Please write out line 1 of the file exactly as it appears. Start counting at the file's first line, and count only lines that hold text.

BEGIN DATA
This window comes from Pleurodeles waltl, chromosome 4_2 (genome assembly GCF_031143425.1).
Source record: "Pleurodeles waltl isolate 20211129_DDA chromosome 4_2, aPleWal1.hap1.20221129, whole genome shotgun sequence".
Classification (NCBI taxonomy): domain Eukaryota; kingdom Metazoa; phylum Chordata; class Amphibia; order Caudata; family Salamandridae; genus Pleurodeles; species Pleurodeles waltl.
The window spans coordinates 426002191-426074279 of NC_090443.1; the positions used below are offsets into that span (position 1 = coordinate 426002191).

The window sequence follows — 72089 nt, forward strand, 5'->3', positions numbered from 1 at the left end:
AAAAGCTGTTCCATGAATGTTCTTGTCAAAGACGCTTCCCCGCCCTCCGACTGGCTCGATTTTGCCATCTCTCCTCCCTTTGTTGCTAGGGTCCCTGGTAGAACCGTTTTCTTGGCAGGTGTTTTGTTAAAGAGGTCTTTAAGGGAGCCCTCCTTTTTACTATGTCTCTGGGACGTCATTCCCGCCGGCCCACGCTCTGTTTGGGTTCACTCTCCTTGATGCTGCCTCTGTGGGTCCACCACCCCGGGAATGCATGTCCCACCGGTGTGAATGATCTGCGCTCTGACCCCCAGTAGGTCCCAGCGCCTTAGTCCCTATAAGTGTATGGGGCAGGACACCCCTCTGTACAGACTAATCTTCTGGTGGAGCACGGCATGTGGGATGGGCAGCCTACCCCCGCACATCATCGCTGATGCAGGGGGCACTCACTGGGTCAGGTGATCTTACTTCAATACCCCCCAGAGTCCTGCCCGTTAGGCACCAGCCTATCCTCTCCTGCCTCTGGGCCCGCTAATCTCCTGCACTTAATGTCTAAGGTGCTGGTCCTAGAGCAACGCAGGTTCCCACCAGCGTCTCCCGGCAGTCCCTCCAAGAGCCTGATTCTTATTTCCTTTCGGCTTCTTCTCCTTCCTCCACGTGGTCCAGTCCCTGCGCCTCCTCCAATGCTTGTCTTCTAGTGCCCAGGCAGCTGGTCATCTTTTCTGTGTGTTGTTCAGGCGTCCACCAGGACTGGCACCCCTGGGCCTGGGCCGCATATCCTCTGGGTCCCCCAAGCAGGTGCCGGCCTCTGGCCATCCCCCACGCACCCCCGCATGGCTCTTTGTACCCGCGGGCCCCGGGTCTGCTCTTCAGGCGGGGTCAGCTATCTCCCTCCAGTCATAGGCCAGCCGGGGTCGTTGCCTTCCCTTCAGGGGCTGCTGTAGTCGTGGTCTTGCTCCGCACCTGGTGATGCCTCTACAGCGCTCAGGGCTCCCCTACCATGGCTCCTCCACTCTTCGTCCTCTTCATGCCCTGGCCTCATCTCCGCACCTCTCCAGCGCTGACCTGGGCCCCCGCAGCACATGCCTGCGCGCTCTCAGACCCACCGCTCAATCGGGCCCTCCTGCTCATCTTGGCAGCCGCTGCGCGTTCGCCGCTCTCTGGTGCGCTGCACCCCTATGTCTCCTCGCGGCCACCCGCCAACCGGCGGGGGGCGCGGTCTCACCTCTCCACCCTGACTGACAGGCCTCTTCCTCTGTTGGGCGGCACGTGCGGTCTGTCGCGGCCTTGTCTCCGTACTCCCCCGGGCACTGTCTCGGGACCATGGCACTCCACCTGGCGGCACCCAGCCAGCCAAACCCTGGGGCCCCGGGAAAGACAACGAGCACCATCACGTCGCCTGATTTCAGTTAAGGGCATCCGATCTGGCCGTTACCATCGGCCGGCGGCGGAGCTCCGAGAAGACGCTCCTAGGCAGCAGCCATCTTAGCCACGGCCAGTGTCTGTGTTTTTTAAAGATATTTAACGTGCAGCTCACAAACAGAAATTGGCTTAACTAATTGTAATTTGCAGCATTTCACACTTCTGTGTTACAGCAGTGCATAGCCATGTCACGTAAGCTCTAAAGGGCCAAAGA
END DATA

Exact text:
This window comes from Pleurodeles waltl, chromosome 4_2 (genome assembly GCF_031143425.1).